For many years — long before I was working at a tech company, or before I knew about marketing attribution or what ‘MarTech’ meant — my career was in the non-profit field.

I worked in a lot of different capacities from the time I was about 18 until I was 32, in roles that took me from the suburbs to the inner city. I lived in Spain and the United Kingdom. Kenya, Chile, and Mexico were cool places I got to visit, all in the service of the greater good.

Many times throughout my tenure I felt a deep sense of satisfaction about my contributions. Other times, I was emotionally removed from the lives I was supposed to be impacting. These highs and lows are all part of the job, and they vary based on the kind of work you’re doing.

When it comes to non-profit work, there are ultimately two great ‘death and taxes’-esque truisms: Non-profit isn’t about the money. Also, non-profit is all about the money. The name of it be damned, if you’re in this field of work (I still can’t bring myself to call it an ‘industry’), then you’re probably thinking about cash every single day.

The daily grind, and the question of time well spent

You got into this work because you wanted to help people, and that’s really cool of you. But if you’re anything like I was, you worked through your days with the Grim Reaper of cash flow trailing just behind you at all times.

Here’s how it usually goes down:

  1. Gosh, I really need to raise some money or we’ll be in trouble
  2. I’ll set aside a whole day two weeks from now to focus on it! I’ll write a big long email and make it look nice!
  3. [Day blocked for fundraising time arrives] Okay! I’m ready to do this. I’ve got my coffee and my email campaign editor up. And I’ve got ideas for stories to share with our donors!
  4. Someone on your staff pings you about a pressing issue related to the work you’re actually there to do. You dutifully put out the fire.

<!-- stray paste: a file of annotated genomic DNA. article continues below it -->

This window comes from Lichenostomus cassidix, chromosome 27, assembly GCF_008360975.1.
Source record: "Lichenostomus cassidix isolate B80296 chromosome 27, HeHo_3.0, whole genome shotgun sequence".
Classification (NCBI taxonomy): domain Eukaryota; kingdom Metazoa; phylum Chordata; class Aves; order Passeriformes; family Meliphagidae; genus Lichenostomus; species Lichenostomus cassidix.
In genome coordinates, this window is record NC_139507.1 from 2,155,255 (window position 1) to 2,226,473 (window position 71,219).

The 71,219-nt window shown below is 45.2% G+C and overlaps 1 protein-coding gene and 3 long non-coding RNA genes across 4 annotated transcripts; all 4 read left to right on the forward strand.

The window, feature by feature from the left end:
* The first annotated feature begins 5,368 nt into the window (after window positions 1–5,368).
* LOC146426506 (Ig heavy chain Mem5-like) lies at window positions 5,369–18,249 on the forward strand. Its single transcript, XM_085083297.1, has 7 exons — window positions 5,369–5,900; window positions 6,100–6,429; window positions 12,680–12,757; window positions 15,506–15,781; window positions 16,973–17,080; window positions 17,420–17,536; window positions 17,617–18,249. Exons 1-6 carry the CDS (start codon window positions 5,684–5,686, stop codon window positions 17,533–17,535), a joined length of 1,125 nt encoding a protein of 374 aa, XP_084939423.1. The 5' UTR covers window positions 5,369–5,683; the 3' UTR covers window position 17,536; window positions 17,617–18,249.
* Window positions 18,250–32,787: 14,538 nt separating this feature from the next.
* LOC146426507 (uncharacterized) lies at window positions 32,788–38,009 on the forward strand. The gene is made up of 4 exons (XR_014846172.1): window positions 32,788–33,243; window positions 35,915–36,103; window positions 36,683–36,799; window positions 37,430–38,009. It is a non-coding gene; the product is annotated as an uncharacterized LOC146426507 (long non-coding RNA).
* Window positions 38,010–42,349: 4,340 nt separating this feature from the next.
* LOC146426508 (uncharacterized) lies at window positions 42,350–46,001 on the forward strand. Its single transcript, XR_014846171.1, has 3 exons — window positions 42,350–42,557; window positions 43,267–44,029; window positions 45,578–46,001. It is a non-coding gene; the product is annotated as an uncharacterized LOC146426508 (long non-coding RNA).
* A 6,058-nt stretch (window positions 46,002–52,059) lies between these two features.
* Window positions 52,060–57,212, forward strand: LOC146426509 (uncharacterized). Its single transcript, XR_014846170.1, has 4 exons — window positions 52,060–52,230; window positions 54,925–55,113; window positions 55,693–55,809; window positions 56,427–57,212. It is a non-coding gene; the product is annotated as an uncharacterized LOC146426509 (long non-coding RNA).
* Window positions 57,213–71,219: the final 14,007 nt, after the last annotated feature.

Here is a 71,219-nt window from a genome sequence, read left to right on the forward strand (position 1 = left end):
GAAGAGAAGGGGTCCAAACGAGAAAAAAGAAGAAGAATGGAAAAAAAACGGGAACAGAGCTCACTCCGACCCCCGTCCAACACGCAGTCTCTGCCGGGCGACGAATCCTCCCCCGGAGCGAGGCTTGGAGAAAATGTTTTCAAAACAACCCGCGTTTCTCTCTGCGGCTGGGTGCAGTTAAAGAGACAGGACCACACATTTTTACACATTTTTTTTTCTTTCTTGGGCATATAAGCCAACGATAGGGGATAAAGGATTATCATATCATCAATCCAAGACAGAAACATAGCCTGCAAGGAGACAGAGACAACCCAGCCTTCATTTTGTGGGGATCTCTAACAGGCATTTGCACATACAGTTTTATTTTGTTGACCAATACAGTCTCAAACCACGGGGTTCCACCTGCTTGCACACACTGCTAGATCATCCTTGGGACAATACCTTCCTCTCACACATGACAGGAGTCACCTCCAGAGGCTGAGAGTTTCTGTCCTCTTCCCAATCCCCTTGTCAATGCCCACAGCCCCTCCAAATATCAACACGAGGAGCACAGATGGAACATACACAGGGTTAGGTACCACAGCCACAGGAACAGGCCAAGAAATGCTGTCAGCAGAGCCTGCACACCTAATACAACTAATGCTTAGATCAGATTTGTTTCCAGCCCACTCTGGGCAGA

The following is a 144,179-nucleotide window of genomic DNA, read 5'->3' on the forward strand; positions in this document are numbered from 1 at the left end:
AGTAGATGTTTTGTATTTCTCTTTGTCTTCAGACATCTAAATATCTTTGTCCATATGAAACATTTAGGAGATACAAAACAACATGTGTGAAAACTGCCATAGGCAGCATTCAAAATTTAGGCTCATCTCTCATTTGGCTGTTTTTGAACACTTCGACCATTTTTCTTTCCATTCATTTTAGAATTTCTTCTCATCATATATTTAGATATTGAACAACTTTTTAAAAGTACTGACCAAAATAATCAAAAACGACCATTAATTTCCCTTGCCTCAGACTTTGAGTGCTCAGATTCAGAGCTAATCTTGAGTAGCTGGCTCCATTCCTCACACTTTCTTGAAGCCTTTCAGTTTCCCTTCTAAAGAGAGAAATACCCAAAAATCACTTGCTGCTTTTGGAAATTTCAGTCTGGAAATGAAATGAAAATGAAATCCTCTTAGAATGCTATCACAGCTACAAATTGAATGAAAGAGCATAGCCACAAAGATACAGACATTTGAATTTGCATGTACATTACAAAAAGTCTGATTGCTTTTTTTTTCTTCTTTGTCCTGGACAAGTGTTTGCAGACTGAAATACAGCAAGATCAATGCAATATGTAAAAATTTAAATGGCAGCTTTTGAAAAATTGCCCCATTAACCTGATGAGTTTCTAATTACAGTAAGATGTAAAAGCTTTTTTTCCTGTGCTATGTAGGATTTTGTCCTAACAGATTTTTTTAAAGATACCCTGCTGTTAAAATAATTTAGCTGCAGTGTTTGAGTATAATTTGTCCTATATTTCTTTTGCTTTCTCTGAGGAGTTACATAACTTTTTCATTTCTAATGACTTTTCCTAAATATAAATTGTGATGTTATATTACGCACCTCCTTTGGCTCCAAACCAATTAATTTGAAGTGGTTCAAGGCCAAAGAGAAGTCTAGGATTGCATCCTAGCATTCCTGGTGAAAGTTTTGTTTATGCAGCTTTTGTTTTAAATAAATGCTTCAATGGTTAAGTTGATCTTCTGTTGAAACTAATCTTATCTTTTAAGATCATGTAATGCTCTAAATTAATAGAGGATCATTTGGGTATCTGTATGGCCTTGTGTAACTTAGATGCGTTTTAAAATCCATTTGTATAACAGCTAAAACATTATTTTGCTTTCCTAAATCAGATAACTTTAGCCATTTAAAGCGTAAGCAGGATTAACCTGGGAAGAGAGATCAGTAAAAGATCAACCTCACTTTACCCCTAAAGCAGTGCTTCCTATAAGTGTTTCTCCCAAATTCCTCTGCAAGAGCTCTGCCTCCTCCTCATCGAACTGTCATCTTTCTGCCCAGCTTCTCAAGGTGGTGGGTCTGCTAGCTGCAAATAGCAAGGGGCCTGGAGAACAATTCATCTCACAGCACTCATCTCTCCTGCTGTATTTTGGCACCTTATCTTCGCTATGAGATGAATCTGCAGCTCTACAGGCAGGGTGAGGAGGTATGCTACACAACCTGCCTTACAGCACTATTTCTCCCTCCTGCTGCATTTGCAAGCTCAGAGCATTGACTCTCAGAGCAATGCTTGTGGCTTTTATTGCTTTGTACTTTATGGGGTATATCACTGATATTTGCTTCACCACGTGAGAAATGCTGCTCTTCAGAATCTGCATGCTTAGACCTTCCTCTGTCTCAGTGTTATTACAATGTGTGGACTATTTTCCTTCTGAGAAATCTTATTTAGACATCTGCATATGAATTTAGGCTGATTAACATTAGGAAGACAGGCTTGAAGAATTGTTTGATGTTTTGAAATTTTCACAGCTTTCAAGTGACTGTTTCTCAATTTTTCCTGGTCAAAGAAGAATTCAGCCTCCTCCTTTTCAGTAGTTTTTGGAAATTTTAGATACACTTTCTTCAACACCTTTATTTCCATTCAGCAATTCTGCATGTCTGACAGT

5. Back to work! Ah, it’s time for a lunch appointment to meet with a potential intern for the next year.
  6. Repeat steps 3 and 4 until it’s almost the end of the day and then leave without completing more than about 20 percent of what you set out for.
  7. Leave the office, sad and dejected.

Now, this situation can apply to pretty much anyone who has any degree of autonomy to their daily schedule. But the worst part of the experience is this: No one got any value out of it. You raised no money, and your donors didn’t hear how their contributions are making a difference. No new person had the opportunity to hear what your organization does and how it matters, or how they can partner alongside you.

Despite the grand plan you set out at the beginning of the day, you just didn’t get anything in return, and no value was delivered to anyone. It’s a shame, because it doesn’t have to be that way.

Succeeding at big things means focusing on the small stuff

It was already too late by the time I learned a valuable lesson that changed my life, which has shaped my career ever since: It is better to deliver a very small thing that has value than to deliver nothing at all.

We often fall into the trap of thinking that what we need to do right now is the big thing. If it’s not a massive effort, or if the output of your tasks are not what you’d deem prolific, then it’s considered a failure.